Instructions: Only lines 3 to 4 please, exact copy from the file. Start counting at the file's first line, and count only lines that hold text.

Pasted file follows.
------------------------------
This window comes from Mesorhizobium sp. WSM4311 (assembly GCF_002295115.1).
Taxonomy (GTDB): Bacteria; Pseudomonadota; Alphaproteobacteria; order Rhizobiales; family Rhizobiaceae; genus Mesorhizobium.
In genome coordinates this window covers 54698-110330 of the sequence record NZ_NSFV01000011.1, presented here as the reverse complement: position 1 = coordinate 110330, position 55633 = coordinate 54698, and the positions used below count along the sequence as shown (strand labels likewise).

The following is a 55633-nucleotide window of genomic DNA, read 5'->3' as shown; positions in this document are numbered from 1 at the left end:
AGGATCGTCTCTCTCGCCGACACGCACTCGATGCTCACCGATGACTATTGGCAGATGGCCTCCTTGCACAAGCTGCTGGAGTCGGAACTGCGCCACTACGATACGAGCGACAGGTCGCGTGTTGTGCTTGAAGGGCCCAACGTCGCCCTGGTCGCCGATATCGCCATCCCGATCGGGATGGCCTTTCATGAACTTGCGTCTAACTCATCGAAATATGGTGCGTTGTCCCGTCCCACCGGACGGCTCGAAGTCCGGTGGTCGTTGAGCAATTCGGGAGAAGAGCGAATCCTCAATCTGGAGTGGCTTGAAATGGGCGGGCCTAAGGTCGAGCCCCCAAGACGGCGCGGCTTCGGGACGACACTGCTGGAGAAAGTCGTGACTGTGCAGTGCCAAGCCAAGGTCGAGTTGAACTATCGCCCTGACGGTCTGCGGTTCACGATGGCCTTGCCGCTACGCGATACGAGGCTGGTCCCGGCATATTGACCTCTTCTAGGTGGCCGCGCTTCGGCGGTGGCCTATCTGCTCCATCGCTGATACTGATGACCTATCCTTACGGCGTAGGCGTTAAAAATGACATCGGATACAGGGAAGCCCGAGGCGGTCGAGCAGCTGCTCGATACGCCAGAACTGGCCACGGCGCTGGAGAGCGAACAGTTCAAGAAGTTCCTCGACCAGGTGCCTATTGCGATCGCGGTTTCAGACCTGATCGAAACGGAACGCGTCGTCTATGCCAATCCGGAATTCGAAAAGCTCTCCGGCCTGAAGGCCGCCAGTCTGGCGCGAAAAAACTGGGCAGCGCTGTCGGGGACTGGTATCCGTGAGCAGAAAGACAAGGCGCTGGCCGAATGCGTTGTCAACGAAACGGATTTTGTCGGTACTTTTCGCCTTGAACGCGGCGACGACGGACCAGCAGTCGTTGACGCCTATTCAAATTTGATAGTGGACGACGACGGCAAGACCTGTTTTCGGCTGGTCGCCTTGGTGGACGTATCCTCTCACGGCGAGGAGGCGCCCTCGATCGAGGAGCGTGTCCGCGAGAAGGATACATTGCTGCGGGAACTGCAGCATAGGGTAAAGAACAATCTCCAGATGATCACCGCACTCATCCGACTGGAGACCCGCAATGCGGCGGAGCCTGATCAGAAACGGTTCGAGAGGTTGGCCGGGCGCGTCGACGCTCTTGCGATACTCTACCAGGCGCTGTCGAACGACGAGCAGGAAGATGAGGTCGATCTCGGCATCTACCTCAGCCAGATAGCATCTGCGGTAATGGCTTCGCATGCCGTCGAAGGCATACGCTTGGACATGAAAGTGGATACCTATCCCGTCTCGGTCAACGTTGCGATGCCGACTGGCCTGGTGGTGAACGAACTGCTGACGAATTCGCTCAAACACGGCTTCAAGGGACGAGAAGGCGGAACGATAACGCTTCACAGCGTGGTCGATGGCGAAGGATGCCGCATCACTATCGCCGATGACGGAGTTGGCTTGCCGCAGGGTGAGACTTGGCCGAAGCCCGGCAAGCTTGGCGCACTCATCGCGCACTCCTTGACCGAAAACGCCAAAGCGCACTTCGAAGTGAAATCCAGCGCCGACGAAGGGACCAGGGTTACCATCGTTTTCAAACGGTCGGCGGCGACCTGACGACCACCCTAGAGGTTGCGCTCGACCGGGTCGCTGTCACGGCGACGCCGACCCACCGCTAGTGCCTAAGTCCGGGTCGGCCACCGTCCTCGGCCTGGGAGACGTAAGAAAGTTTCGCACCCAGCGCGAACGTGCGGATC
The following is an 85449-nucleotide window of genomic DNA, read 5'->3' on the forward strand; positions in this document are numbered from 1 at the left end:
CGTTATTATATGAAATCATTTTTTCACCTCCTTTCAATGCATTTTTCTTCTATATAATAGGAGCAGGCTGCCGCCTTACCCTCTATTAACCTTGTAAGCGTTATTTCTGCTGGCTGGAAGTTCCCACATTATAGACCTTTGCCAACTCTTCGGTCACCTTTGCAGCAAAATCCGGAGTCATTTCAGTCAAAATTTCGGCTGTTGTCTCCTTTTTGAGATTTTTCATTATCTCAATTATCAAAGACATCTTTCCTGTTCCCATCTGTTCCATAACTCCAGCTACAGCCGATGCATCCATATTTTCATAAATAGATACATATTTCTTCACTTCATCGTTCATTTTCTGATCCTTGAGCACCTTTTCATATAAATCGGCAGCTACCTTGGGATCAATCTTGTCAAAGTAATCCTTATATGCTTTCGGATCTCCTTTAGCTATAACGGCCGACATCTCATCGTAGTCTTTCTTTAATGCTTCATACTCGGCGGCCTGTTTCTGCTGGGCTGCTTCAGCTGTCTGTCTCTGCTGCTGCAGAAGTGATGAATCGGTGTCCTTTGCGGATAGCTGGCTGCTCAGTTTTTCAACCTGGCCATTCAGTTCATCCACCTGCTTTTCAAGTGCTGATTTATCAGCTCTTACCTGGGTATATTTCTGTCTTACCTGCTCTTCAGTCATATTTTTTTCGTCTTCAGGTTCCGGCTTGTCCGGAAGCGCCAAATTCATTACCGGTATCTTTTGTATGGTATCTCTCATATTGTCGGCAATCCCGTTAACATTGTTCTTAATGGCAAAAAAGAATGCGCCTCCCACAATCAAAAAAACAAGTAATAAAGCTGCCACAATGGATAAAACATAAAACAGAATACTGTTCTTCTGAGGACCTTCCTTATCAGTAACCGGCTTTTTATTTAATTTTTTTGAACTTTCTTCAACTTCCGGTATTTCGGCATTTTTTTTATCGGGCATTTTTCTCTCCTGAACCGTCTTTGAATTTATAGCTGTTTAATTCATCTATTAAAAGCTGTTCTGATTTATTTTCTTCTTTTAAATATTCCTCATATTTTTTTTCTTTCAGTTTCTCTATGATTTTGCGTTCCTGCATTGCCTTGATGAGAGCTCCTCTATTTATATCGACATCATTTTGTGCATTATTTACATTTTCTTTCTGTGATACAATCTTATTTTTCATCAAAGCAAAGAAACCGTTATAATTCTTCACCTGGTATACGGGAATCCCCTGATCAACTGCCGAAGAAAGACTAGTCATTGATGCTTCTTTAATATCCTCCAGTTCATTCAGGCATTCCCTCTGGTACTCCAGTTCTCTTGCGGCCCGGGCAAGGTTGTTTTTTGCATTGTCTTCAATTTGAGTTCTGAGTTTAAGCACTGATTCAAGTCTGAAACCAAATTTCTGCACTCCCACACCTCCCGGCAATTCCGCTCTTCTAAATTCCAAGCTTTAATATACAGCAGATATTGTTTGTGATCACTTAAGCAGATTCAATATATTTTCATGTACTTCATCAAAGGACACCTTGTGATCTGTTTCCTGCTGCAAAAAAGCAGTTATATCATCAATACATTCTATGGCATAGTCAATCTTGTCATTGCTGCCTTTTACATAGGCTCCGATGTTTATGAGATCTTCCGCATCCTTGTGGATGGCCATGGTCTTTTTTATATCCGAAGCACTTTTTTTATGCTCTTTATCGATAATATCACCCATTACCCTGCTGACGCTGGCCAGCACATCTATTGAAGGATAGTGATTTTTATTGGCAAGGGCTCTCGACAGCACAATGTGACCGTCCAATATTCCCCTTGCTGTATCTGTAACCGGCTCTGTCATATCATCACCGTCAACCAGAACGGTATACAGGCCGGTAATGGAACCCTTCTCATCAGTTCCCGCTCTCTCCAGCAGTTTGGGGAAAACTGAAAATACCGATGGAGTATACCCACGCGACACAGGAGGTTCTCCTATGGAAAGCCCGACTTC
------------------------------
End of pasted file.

In genome coordinates this window covers 54698-110330 of the sequence record NZ_NSFV01000011.1, presented here as the reverse complement: position 1 = coordinate 110330, position 55633 = coordinate 54698, and the positions used below count along the sequence as shown (strand labels likewise).

The following is a 55633-nucleotide window of genomic DNA, read 5'->3' as shown; positions in this document are numbered from 1 at the left end: